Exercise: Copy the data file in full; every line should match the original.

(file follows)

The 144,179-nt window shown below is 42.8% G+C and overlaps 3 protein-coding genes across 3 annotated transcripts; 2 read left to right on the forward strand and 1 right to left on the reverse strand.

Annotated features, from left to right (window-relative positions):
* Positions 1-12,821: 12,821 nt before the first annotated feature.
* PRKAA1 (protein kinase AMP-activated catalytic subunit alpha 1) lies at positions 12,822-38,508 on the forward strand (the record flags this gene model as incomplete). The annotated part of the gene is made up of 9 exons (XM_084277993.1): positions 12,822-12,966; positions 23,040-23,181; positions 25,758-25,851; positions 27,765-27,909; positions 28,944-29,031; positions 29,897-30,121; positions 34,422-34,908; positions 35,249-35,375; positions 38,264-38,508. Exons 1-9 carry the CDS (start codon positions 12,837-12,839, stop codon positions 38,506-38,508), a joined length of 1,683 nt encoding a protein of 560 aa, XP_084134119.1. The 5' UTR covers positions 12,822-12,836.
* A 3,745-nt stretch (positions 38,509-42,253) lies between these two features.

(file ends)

The 144,179-nt window shown below is 42.8% G+C and overlaps 3 protein-coding genes across 3 annotated transcripts; 2 read left to right on the forward strand and 1 right to left on the reverse strand.

Annotated features, from left to right (window-relative positions):
* Positions 1-12,821: 12,821 nt before the first annotated feature.
* PRKAA1 (protein kinase AMP-activated catalytic subunit alpha 1) lies at positions 12,822-38,508 on the forward strand (the record flags this gene model as incomplete). The annotated part of the gene is made up of 9 exons (XM_084277993.1): positions 12,822-12,966; positions 23,040-23,181; positions 25,758-25,851; positions 27,765-27,909; positions 28,944-29,031; positions 29,897-30,121; positions 34,422-34,908; positions 35,249-35,375; positions 38,264-38,508. Exons 1-9 carry the CDS (start codon positions 12,837-12,839, stop codon positions 38,506-38,508), a joined length of 1,683 nt encoding a protein of 560 aa, XP_084134119.1. The 5' UTR covers positions 12,822-12,836.
* A 3,745-nt stretch (positions 38,509-42,253) lies between these two features.